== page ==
Monthly Archives: April 2016

Fong Mon Hoy – 1905 Family Photograph

Fong Mon Hoy Fam Photo B40 1009_33
“Fong Mon Hoy Family Photograph,” ca. 1905, Chinese Exclusion Act case files, RG 85, National Archives-Seattle, Fong Mon Hoy file, Portland, Box 40, Case1009/33.

Fong Mon Hoy was a merchant and member of Hong Fook Tong Co., 142 Second Street, Portland, Oregon.
Although Fong was planning a trip to China since May 1905, he did not apply to John H. Sargent, the Chinese Inspector in Charge at Port Townsend early enough to get the proper duplicate certificates before he and his family left for China on 24 June 1905 from Port Townsend. J. H. Barbour, Inspector in Charge at Portland, Oregon asked Sargent to send the paperwork to Fong at his Hong Kong address.
Fong’s file contained an affidavit from G. Rosenblatt, in the insurance business at the Sherlock Building in Portland, stating that he had known Fong for fifteen years, he was manager of a drug business called Hong Fook Tong, and that Fong had not performed any manual labor in the last year.
James Manner, in the fire insurance business at 131Third Street in Portland, swore that he had known Fong for about ten years. His statement agreed with Mr. Rosenblatt’s information. Manner had been living in Portland for twenty-one years.
Fong was traveling with his wife, Jay Yee Leu, his sons Fong Wong and Fong Choy Sing, and his daughters Fong Kam Gee, Fong May, Fong Lung, and Fong Ha. All the children were born in the United States and had the necessary papers.
Although the family planned on returning there is no information in the file to indicate that they did return.

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Chin Mon – Deported in spite of strong support

Chin Mon Photo
“Chin Mon, Description of Person Deported,” 1927, Chinese Exclusion Act case files, RG 85, National Archives-Seattle, Chin Mon file, Portland, Box 53, Case 5001/88.

Chin Ding, Chin Mon, alias Chin Mon Ding, age 54, was ordered deported by Department of Labor on 25 May 1926. He left on his own accord on 1 February 1927 from Seattle on s.s. President Jefferson. He paid his own expenses.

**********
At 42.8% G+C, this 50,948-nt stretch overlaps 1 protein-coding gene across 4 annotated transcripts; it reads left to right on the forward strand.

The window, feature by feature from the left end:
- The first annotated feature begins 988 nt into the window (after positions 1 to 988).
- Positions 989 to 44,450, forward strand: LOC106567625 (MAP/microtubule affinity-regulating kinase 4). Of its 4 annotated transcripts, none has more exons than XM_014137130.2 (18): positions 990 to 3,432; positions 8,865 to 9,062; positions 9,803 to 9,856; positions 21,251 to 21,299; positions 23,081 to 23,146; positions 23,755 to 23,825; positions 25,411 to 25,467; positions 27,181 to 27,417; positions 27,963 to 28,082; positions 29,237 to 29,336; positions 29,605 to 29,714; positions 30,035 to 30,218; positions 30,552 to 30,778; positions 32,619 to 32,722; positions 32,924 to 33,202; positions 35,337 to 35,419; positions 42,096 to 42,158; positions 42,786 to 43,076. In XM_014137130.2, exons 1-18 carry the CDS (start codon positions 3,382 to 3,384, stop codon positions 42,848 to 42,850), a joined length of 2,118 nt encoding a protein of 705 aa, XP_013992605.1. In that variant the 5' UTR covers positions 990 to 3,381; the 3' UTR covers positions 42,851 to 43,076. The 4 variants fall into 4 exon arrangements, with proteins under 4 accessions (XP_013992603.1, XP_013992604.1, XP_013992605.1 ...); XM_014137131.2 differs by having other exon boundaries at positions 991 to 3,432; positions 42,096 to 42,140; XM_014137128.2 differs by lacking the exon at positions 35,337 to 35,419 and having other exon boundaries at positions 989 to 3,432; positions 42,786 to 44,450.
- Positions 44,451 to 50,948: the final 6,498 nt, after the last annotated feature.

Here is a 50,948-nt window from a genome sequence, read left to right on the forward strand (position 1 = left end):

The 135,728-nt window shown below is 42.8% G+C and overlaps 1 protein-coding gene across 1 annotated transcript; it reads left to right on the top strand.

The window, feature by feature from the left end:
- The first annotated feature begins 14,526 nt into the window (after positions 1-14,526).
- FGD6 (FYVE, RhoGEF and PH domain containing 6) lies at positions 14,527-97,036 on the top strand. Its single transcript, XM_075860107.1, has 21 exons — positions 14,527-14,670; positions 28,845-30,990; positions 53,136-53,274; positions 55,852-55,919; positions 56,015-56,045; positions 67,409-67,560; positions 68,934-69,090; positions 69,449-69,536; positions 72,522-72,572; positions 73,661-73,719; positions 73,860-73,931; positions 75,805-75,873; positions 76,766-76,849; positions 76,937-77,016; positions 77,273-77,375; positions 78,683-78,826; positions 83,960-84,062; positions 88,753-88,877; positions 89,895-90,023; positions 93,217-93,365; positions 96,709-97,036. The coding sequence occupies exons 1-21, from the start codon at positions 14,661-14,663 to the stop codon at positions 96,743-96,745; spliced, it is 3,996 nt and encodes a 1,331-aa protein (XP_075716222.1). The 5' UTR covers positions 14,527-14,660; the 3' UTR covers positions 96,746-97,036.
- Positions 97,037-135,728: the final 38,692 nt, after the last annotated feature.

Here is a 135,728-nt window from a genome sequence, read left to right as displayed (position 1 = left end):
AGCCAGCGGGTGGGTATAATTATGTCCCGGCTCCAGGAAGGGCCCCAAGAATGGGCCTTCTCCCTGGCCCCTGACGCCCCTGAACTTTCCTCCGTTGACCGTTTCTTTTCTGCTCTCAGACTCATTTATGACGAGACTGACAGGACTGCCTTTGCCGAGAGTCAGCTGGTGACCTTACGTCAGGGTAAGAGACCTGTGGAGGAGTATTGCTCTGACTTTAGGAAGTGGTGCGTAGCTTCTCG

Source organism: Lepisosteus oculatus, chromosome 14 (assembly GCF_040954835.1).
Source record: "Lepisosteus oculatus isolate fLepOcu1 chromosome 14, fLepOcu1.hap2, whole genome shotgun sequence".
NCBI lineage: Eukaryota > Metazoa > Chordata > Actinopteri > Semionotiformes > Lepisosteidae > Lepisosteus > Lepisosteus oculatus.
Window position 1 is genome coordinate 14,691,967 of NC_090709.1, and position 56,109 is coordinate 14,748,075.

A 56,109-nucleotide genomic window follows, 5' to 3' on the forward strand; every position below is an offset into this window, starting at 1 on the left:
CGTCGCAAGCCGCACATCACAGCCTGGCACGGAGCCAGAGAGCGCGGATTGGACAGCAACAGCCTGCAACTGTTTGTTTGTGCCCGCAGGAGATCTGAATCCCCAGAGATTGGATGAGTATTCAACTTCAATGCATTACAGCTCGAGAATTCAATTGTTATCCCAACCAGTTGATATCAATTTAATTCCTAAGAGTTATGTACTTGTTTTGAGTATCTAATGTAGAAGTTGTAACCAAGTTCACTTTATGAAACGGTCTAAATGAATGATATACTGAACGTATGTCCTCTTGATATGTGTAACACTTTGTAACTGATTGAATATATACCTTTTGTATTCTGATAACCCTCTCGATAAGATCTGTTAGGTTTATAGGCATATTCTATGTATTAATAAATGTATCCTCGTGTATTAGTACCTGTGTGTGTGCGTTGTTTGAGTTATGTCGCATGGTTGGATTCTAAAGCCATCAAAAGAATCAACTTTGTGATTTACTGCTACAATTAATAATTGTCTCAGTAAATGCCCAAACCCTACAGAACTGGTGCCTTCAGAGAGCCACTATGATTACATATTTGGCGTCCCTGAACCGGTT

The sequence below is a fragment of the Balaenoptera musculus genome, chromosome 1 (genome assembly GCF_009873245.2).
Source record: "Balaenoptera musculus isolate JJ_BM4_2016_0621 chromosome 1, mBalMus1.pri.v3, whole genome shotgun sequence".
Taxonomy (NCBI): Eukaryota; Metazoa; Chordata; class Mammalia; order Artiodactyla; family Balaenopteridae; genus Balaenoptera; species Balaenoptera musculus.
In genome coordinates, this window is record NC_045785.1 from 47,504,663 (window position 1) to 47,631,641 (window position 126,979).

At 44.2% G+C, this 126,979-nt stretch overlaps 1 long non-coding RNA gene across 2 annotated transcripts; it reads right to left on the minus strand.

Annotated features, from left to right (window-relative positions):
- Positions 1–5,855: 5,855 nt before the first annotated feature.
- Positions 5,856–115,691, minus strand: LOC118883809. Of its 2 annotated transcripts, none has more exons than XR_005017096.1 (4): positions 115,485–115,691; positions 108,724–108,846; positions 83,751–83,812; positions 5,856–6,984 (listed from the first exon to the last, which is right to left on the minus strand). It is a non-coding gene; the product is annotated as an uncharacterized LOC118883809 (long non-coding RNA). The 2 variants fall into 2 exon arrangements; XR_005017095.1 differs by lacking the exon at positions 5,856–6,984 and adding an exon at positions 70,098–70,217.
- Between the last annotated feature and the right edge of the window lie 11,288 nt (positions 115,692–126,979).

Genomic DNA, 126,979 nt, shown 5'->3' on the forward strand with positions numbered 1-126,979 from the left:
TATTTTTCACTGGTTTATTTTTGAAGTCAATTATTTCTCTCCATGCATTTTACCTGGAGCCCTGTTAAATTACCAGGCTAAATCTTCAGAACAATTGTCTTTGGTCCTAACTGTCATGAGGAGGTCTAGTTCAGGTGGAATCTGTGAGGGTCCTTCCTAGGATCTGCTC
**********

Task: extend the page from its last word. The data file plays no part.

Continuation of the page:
Before leaving he sold all of his interests in the United States. He stated that if he was not permitted to remain permanently he preferred to depart on his own. He did not want to use all of his money “here in idleness” when he would probably be deported eventually.
The Department of Labor suspected Inspector Charles E. Keagy of accepting and soliciting bribes. They wanted Chin Mon to testify against Keagy because of Chin Mon’s “ingenuous and frank manner.” Although Chin Mon decided not to testify, Keagy was fired by the Bureau of Immigration.

Testimony revealed that Charles Brotchie, a deputy sheriff and John W. L. Fort, a mail carrier, both of Seattle testified that Chin Mon was a merchant in Seattle when he was actually a gardener (a laborer) at Beaverton, Oregon.
A summary of the investigation said that Chin Mon testified that he paid $500 to Inspector Keagy in 1922 to obtain a merchant classification. The amount was transferred at the Kuong Tai Company in Seattle. Chin Mon wanted to get merchant’s papers so he could bring his adopted son to the United States. The son, Chin Woon or Foon (Seattle file 1545/13/15) did accompany his father to the U.S. in 1924 but was denied admission, appealed and was eventually admitted. (Inspector Keagy was not on the board denying admission.) Chin Woon worked with his father in the garden in Beaverton.
Chin Mon, alias Chin Ding, marriage name Mon Ing, was born about 1872 in Foong Nguen village, Sun Ning district and first entered the United States at Portland when he was 18 years old. He had a truck farm in Beaverton, Oregon. He had planned to leave the country as a laborer but was convinced by Inspector Keagy that it would be better for him if he declared that he was a merchant.
After reviewing all the testimony Immigrant Inspector W. F. Watkins stated in his recommendations: “Chin Mon is a Chinaman of high intelligence, is an old-time resident of this district, an exceedingly industrious and hard-working fellow who lives by the sweat of his brow, well-liked and trusted by his neighbors, and so far as known, with the exception of the present instance, is a law-abiding citizen.” “Chin Mon has equipment and investments in his garden which he values at from $3000 to $3500.” He spent $1500 on legal fees to get Chin Woon landed. Inspector Watkins recommended that the warrant proceedings against Chin Mon be cancelled but Chin Woon was deported and Chin Mon decided his case was hopeless and left at his own expense.